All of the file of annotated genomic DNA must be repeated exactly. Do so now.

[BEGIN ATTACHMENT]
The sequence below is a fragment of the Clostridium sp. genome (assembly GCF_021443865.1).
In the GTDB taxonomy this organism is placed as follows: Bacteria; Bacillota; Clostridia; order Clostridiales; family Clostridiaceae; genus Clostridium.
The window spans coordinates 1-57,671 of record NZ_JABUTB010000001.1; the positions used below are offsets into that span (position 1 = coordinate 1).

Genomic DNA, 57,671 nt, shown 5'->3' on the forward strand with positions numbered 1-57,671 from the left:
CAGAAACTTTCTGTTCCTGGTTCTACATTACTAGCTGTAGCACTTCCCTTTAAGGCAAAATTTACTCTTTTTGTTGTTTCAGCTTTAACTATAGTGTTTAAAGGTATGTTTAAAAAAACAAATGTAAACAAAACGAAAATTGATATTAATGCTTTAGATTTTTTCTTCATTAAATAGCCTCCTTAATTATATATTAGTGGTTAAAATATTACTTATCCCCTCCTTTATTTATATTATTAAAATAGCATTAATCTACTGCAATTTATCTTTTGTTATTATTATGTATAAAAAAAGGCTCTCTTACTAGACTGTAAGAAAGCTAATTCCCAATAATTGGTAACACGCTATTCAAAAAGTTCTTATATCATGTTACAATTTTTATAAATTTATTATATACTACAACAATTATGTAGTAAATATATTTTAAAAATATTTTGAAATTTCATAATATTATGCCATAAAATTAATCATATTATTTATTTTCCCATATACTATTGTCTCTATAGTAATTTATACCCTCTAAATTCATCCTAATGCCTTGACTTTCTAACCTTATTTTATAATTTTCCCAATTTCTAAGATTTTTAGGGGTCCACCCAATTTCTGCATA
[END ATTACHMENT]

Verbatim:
The sequence below is a fragment of the Clostridium sp. genome (assembly GCF_021443865.1).
In the GTDB taxonomy this organism is placed as follows: Bacteria; Bacillota; Clostridia; order Clostridiales; family Clostridiaceae; genus Clostridium.
The window spans coordinates 1-57,671 of record NZ_JABUTB010000001.1; the positions used below are offsets into that span (position 1 = coordinate 1).

Genomic DNA, 57,671 nt, shown 5'->3' on the forward strand with positions numbered 1-57,671 from the left:
CAGAAACTTTCTGTTCCTGGTTCTACATTACTAGCTGTAGCACTTCCCTTTAAGGCAAAATTTACTCTTTTTGTTGTTTCAGCTTTAACTATAGTGTTTAAAGGTATGTTTAAAAAAACAAATGTAAACAAAACGAAAATTGATATTAATGCTTTAGATTTTTTCTTCATTAAATAGCCTCCTTAATTATATATTAGTGGTTAAAATATTACTTATCCCCTCCTTTATTTATATTATTAAAATAGCATTAATCTACTGCAATTTATCTTTTGTTATTATTATGTATAAAAAAAGGCTCTCTTACTAGACTGTAAGAAAGCTAATTCCCAATAATTGGTAACACGCTATTCAAAAAGTTCTTATATCATGTTACAATTTTTATAAATTTATTATATACTACAACAATTATGTAGTAAATATATTTTAAAAATATTTTGAAATTTCATAATATTATGCCATAAAATTAATCATATTATTTATTTTCCCATATACTATTGTCTCTATAGTAATTTATACCCTCTAAATTCATCCTAATGCCTTGACTTTCTAACCTTATTTTATAATTTTCCCAATTTCTAAGATTTTTAGGGGTCCACCCAATTTCTGCATA